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Tasse à thé SHINSHA
Tasse à thé ORIBE
Tasse à thé AMEYU
Tasse à thé SEIJI
Tasse à thé KOHIKI
Tasse à thé AKATSUCHI
Tasse à thé KOKUTO
  • Load image into Gallery viewer, Tasse à thé
  • Load image into Gallery viewer, Tasse à thé SHINSHA
  • Load image into Gallery viewer, Tasse à thé ORIBE
  • Load image into Gallery viewer, Tasse à thé AMEYU
  • Load image into Gallery viewer, Tasse à thé SEIJI
  • Load image into Gallery viewer, Tasse à thé KOHIKI
  • Load image into Gallery viewer, Tasse à thé AKATSUCHI
  • Load image into Gallery viewer, Tasse à thé KOKUTO

Tall Tea Cup

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€25,00
Sale price
€25,00
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A long and narrow-shaped modern cup finished in traditional colors. The scent of tea stands out according to its elongated shape. We have prepared 7 types with different glazes and firing methods. It can also be used as single-flower vase.


Cinabre

On the basis of a transparent glaze, we have added a little copper. The reduction firing gives a red color to the plaster.

Oribe green A glaze in the basis of copper and ash enamel. This color was named in honor of a Japanese tea master Sen no Rikyu, Furuta Oribe who particularly appreciated its color.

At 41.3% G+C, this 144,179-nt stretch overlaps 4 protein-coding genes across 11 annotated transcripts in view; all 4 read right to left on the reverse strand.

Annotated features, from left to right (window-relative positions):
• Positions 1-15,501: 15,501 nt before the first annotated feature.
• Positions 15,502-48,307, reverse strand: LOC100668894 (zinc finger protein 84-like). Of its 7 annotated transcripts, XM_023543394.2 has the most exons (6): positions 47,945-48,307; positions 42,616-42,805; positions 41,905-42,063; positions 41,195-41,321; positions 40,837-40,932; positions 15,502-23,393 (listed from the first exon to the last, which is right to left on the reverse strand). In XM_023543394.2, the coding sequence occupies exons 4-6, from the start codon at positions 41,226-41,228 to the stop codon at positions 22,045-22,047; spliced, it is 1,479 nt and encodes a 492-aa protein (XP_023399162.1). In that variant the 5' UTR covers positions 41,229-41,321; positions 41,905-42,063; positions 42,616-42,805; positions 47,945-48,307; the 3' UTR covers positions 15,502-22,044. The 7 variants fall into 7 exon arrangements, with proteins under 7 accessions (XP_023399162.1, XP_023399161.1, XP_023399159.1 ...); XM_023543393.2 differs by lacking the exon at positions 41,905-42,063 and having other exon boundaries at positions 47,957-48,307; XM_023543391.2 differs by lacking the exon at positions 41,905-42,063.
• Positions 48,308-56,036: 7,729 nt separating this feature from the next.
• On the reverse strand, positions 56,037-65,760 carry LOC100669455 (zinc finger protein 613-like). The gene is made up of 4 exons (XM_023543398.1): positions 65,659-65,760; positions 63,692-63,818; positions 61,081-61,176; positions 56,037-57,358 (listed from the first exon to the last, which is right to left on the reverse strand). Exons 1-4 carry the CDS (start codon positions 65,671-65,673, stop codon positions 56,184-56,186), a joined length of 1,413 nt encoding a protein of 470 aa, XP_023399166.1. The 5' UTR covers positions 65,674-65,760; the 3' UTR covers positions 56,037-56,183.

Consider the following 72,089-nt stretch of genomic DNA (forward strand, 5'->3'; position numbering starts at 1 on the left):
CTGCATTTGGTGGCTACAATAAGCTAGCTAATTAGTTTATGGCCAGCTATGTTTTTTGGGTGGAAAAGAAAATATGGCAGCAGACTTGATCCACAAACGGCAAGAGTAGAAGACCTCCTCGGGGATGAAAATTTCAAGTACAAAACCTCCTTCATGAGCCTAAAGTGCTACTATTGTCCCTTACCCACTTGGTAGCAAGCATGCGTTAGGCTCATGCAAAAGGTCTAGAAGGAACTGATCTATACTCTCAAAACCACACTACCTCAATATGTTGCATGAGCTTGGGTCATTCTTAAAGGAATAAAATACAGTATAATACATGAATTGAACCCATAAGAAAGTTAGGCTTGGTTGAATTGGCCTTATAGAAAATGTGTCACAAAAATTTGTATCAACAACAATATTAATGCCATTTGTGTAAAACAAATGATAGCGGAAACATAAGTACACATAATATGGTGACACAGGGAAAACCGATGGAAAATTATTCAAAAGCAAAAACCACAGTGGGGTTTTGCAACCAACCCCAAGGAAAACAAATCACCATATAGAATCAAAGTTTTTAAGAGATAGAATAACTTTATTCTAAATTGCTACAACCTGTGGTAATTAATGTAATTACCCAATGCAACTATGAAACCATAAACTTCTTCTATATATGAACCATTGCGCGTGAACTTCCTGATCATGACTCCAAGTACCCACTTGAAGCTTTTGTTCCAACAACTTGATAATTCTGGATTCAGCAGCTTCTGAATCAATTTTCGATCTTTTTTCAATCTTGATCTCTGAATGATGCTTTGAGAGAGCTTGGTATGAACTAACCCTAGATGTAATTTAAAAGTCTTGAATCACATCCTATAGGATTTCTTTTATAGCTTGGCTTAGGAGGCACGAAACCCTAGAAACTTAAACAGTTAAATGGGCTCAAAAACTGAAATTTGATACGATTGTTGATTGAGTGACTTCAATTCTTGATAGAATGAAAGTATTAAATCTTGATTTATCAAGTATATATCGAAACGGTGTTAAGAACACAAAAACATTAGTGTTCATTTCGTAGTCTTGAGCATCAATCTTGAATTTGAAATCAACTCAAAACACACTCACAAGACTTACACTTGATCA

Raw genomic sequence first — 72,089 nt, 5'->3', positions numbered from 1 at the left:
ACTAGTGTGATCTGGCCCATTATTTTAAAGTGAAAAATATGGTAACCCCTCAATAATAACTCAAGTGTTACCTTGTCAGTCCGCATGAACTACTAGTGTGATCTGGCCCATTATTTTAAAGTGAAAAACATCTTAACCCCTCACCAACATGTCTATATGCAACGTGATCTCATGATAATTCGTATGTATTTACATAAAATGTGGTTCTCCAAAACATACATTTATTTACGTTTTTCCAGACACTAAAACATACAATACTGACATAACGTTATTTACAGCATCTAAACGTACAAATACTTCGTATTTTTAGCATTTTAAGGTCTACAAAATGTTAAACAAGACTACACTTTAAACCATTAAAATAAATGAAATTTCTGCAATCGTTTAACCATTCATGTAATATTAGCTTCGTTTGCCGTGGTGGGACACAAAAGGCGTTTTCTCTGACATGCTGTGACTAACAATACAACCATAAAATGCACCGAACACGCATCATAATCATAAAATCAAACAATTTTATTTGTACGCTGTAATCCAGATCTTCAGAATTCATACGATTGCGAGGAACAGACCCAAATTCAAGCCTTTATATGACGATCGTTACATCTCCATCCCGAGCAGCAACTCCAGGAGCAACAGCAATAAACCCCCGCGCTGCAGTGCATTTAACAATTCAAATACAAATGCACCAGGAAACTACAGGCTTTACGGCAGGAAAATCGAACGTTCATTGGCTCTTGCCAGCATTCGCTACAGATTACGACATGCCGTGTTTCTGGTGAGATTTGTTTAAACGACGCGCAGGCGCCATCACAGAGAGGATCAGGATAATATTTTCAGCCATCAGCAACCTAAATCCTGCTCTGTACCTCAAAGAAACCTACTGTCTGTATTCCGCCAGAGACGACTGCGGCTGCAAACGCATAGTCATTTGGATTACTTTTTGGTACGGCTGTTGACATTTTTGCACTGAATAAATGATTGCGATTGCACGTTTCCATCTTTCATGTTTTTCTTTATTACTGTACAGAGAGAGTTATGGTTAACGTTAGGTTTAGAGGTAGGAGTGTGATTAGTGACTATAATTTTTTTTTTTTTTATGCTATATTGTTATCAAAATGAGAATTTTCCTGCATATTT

Ameyu We have added a small amount of iron or manganese to the transparent glaze. After the reduction firing, it takes a shiny brown color just like a Japanese brown candy.


Celadon A small amount of iron oxide contained in the glaze reacts during the reduction firing and gives this blue-green color. It is a several century old technique said to have been developed in the 10th century.


Kohiki Kohiki, also known as Kofuki from its whiteness, evokes a flour that has been blown. Different to the whiteness of porcelain, it has a suppleness of the ceramic. The air inside the glaze reacts during the reduction firing and reveals several pink stains in different places on the surface. You can enjoy the specific touch of ceramic and its unique shades of color


Akatsuchi yakishime We have used the soil of akatsuchi which takes on this red color after the oxidation firing at low temperatures. The ceramic is produced according to the high-fired unglazed technique called yakishime.


Kokuto yakishime We have used the soil of Shiragaki, colored before the reduction firing. The ceramic is produced according to the high-fired unglazed technique called yakishime.

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